One would expect TIM HAYWOOD, the chief investment officer of post-MBO spin-off from Julius Baer, Augustus Asset Managers, to talk up the prospects for absolute return funds. However in the following article he compares the characteristics of absolute return to those of each ‘traditional’ asset class, as well as the total return funds with which they are sometimes confused, to more specifically make his case.
Absolute return funds will acquit themselves better than Australian Commonwealth Government Bonds (ACGBs), corporate bond funds, total return funds, low volatility fund of hedge funds and deposit accounts in most cases.
Bonds could easily disappoint
With a steeply inverted yield curve – 15 year ACGBs yield 6 per cent (which is 1.5 per cent less than nominal GDP) while the Reserve Bank Of Australia’s cash target rate stands at 6.75 per cent – and a real yield on 10 year inflation-linked debt of only 2.5 per cent, traditional domestic bond portfolios offer a potentially poor source of both returns and inflation protection in the medium term.
If the RBA holds rates steady for a long period, bonds will rise in yield and fall in price. If inflation is less than 3.4 per cent over the next ten years, inflation-linked debt will underperform.
Keeping Poor Company?
Corporate bond funds have ridden the wave of credit spread contraction. Now, credit markets are proving to be more volatile. Trading in corporate debt is currently somewhat irksome.
Estimates of fair value in high grade and high yield markets do not yet reveal notable value relative to current spreads. Predicting the future balance sheets has never been so tricky: many companies change fiscal shape, or have their shape changed for them, before the term of their latest bond issues. To claim to always know better than others the future shape of a company is to risk counterclaims of insider trading!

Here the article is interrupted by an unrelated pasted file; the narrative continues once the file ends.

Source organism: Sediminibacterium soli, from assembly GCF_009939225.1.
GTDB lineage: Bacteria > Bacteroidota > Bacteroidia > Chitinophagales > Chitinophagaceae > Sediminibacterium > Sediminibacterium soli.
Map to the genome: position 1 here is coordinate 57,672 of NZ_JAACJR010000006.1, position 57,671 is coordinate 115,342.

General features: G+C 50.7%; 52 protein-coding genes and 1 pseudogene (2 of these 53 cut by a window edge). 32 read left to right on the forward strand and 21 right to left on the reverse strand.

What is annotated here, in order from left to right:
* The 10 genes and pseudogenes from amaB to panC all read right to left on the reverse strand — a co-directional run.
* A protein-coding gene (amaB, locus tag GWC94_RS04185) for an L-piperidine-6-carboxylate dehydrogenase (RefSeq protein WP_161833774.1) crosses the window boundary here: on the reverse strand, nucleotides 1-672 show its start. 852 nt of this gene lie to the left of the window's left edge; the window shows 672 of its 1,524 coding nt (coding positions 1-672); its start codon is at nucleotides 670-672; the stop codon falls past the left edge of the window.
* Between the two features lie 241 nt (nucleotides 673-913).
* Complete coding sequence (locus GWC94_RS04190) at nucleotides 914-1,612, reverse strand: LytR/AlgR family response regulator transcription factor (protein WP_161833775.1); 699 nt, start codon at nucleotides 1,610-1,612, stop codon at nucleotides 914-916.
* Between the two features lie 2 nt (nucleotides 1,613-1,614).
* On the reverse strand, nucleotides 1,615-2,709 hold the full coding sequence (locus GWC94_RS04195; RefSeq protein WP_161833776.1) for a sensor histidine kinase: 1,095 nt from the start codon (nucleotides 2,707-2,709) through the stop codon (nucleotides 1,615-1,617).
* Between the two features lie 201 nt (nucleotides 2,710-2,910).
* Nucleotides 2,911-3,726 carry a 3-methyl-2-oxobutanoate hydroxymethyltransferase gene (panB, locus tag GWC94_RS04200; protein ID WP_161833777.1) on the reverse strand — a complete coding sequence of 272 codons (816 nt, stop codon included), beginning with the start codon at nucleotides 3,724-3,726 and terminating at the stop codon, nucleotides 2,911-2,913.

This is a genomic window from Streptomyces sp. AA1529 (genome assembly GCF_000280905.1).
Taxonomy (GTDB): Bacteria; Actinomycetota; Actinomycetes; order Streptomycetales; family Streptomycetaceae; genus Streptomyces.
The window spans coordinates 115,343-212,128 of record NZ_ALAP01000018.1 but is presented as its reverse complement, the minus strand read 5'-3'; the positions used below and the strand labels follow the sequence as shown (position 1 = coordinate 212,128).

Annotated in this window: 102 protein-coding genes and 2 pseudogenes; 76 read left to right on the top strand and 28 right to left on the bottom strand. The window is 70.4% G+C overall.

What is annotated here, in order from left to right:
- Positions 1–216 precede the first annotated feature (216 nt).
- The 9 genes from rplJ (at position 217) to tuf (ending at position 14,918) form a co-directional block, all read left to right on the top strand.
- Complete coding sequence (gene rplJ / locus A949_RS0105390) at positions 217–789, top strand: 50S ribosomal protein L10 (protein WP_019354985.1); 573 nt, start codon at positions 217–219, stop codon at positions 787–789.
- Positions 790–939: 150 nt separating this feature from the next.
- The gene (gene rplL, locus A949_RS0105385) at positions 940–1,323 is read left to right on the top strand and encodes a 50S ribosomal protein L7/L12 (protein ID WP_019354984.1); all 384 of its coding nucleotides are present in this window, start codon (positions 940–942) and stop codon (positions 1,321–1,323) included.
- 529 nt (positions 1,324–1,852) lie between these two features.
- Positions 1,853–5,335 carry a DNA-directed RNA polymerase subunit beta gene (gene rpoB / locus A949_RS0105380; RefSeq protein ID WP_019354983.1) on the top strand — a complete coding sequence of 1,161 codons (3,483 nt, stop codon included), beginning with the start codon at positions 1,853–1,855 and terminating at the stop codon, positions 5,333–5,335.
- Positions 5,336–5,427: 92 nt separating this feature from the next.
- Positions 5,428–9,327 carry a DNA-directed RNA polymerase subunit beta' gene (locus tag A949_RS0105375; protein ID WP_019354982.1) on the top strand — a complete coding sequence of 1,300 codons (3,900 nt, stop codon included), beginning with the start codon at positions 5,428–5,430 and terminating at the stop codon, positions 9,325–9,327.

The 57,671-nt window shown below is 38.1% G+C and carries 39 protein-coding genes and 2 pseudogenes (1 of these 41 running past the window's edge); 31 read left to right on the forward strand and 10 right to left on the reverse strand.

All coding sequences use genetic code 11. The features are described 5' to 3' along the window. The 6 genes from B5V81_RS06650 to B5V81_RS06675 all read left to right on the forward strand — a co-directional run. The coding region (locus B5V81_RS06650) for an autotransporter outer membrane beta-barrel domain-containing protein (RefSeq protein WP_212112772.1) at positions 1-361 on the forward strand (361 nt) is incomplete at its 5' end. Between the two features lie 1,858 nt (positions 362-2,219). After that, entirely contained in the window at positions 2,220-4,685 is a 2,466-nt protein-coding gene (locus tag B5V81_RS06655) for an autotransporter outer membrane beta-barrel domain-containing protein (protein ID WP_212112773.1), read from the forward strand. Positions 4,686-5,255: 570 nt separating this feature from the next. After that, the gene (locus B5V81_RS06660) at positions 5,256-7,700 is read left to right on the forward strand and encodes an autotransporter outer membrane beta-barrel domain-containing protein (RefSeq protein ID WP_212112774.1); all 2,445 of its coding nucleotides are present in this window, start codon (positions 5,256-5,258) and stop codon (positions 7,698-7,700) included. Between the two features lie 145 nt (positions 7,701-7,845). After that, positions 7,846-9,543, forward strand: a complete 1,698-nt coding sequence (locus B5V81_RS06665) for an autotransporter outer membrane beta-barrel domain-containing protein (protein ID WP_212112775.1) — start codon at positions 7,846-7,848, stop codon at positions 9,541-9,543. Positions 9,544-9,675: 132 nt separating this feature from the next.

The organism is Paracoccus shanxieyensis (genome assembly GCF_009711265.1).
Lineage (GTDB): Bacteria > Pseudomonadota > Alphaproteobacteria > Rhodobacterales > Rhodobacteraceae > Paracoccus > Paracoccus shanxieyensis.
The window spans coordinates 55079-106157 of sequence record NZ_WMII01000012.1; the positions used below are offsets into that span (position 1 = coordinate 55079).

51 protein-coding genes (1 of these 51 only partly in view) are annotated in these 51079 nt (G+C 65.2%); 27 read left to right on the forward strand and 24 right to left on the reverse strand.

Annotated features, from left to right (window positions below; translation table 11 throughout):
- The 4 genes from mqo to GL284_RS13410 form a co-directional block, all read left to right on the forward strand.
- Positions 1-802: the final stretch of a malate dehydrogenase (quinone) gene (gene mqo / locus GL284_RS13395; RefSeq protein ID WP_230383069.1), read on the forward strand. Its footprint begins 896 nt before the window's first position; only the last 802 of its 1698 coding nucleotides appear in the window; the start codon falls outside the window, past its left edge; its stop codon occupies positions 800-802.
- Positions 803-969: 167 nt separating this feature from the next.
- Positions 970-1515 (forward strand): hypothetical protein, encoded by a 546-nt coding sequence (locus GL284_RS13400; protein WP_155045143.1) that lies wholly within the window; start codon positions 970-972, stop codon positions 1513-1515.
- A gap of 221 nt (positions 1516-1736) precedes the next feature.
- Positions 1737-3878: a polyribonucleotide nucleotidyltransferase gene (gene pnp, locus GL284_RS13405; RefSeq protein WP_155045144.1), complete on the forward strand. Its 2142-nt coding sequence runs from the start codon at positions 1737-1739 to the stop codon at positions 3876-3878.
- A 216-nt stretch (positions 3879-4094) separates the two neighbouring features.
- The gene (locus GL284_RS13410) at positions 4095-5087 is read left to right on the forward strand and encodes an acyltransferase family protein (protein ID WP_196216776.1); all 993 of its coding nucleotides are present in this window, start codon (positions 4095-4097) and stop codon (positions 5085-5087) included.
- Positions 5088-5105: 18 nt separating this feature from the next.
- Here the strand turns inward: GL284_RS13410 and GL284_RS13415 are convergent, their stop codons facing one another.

Finally, lending money to companies in the very short term has heightened reinvestment risk without eliminating the default risk. Look at the profile of corporate bonds with low yields: they have limited upside as redemption nears yet far greater downside in the event of default, downgrade or unprotected change of control.
Shorting credit, where the specific risk / return looks compelling, makes intuitive sense, whereas shorting stocks has unlimited downside and limited upside.
Absolutely better, totally worse
So-called ‘total return’ describes a mandate type which is typically permanently long both duration and (primarily domestic US) credit exposure. This means that funds will struggle when yields rise, and will suffer when credit spreads widen.